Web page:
Sunday, April 19, 2009

What in The World's Been Going On.

Notes from the road. Saturday night April 18th, 2009 7pm-ish Amtrak Train from Galesburg to Union Staion: $15 One really cold Heineken: $6.00 Lost seeing eye glasses but found money: Priceless
I took a gamble with a slightly
risky traveling adventure this weekend. I don’t have clearance to fully divulge the many layers of risk involved, but I am happy to report that this micro-adventure went really well. The important things I learned on this journey are (in no particular order) that, first and foremost, the Quad-City area in Illinois right up against the Mississippi separating it from Iowa is one sweet little town-opolis. It’s got hills and ravines, great deciduous and evergreen trees and some pretty stunning turn-of-the-century architecture. Lot’s of Arts & Crafts… Frank Lloyd Wright inspirations….
I left Chicago with about $1.20 in my pocket and a pretty solid belief that I would truly be met at the train station as planned. But, just to keep it fresh for the kids, I’d already been gone from the home of my phone charger for a couple days and my phone died. I’ve got plenty of minutes, just no way to power it up. And, sure, I could go buy additional CHARGER NUMBER freaking 9 (or something) for this year, but I refuse to continue being a victim to my own carelessness. I’m not going to ever buy another charger. I’m going to find something, somewhere online where the charger impaired of my species help each other out.
Ah, but I digress…
Traveling with no money and no phone is probably about as risky today as running with scissors while blind-folded was when I was a kid. It’s just not a prudent move.
I remember The Olden Days (before we all had cell phones and wifi and whatnot) a
nd we seemed to do just fine.
I am my grandmother.

And my mother. Damn.

This train ride is, like, the 40th awesome train ride I’ve had in a couple years. When all the stars are aligned I appear to have a super power that involves talking to somebody and really enjoying it for hours. It makes the journeys go fast, and I’ve met some seriously amazing and curious and interesting humans.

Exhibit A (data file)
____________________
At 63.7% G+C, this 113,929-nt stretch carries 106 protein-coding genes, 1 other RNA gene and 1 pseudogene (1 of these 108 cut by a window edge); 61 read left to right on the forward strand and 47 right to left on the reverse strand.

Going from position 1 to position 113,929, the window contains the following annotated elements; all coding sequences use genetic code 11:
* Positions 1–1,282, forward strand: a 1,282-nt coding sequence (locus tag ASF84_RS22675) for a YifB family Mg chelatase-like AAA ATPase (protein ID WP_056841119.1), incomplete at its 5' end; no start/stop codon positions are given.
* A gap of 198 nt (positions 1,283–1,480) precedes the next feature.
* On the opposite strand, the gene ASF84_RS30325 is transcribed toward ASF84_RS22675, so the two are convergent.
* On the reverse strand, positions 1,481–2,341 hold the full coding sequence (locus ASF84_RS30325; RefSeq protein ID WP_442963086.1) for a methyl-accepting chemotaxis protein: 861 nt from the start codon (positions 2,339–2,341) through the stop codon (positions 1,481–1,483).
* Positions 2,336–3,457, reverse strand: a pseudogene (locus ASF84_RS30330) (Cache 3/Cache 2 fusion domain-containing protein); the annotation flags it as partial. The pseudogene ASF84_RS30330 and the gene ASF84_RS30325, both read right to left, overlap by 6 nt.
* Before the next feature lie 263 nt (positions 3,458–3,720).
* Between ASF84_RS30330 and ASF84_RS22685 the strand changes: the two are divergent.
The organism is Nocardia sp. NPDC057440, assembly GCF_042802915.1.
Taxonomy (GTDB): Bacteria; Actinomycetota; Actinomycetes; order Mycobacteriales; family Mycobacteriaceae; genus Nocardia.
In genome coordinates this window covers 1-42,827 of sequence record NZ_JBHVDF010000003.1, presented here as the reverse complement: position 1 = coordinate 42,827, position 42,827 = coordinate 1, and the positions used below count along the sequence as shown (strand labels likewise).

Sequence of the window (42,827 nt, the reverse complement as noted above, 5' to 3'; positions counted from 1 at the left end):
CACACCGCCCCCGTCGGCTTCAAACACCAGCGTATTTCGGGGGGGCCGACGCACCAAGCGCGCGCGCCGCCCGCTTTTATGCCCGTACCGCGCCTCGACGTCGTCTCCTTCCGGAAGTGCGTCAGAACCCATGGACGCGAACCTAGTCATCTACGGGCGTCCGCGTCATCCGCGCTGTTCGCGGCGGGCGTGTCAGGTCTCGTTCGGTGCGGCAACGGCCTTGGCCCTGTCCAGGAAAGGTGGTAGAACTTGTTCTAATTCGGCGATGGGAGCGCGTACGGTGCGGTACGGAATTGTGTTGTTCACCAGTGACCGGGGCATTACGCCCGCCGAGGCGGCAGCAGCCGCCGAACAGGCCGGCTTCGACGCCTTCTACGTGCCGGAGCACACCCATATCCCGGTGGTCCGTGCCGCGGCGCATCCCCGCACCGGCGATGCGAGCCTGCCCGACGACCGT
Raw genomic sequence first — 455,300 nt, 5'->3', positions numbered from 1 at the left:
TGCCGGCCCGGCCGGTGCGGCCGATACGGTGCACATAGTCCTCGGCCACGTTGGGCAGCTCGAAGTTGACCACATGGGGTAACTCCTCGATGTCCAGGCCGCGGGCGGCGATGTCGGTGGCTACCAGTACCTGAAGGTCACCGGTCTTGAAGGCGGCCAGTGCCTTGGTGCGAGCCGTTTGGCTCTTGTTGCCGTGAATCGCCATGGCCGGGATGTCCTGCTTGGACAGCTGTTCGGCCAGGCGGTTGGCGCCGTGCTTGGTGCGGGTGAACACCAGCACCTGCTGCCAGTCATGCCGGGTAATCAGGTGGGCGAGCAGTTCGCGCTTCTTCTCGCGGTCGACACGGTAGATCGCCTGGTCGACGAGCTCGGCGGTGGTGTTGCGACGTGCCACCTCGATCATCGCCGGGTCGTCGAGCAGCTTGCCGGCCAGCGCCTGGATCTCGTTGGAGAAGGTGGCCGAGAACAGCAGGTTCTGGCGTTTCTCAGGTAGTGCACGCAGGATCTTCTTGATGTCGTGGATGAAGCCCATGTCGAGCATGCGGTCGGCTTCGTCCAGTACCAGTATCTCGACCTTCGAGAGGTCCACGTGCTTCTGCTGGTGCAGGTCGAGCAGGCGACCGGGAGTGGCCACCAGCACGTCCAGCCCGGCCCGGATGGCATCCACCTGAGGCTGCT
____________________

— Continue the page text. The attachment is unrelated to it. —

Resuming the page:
Yesterday it was Glenn. Not a tiny guy who’s taken care of a fleet of school bu
ses and driven kids around for 7 years. He a dyed-in-the-wool Chicago boy. He has a deal for trains and trips and adventures. He’s spent way too much time in a dark room developing real film, shooting SLRs and helping nurse a resurgence in film photography.
But, even more interestingly to me, he’s doing this project with his cell phone camera. He’s got a number of shots that I saw and they were so distinct. I really want to see what can be done with those with Photoshop on a Mac. I want to see what they look like very large with no treatments whatsoever. I’m just very curious about the whole deal no

I’m insatiably curious. I know a guy who got hit by lightening TWICE! (Not just once, but TWICE!) I’ve met a guy who was Bernie Mac’s cousin and another guy who was a tour manager for Poison but he somehow got swindled out of all his money by some crooked schmuck in the entertainment industry. He was in absolute need of a straight-up kiss from the Tooth Replacement Fairy. Looking for a little dental love, but a nice enough guy.

I met this older couple who were just traveling all over the country (and the UK) by train because he had just retired and had a massive heart attack and almost died, so now they’re just kickin it … all moon-eyed and spoony and together on adventures across everywhere.

Then there’s this one really great kid I met from Brooklyn. He is an artist and poet. He published his own book of his poems. They didn’t suck at all. He was only, like, 22 years old. He lived in one of those high-rise tenements with his parents, siblings and a couple grandparents - in a two bedroom apartment. He had a great smile. I suspect some delicious things are headed his way.

I’ve learned all about mechanical and electrical and diesel and survivalist and technical and virtual and mythological and historical and political and religious and psycho and geographical things I never would know about if I hadn’t embarked on this adventure.

I've heard of elderly blind golfers, short order cooks and little people traveling via luggage.
A risk that I can actually share with you about now is this: For the first time in about 4 years I have opened myself up to the possibility of living longer than another hour or so. Yea. I know. Sounds dramatic. I’m dramatic. But, I’ve got great legs and seriously blue eyes. So, cope. Everything is a compromise. At least I’m not Goat-Faced or the infamous Angry-Stupid combination.
I’ve gone out on a limb and made friends.
Now I’m on the Metra that takes me to Elmhurst. It’s like a quarter till one. a.m. Long freaking day. But, this train is completely choked full to the brim with moderately drunk and exceptionally rowdy sports fans. There’s lots of whooping and hollering. Everybody has on some kind of sports related shirt. Not me so much. But, I do have on a shirt and I’m pretty sure there were points awarded for that.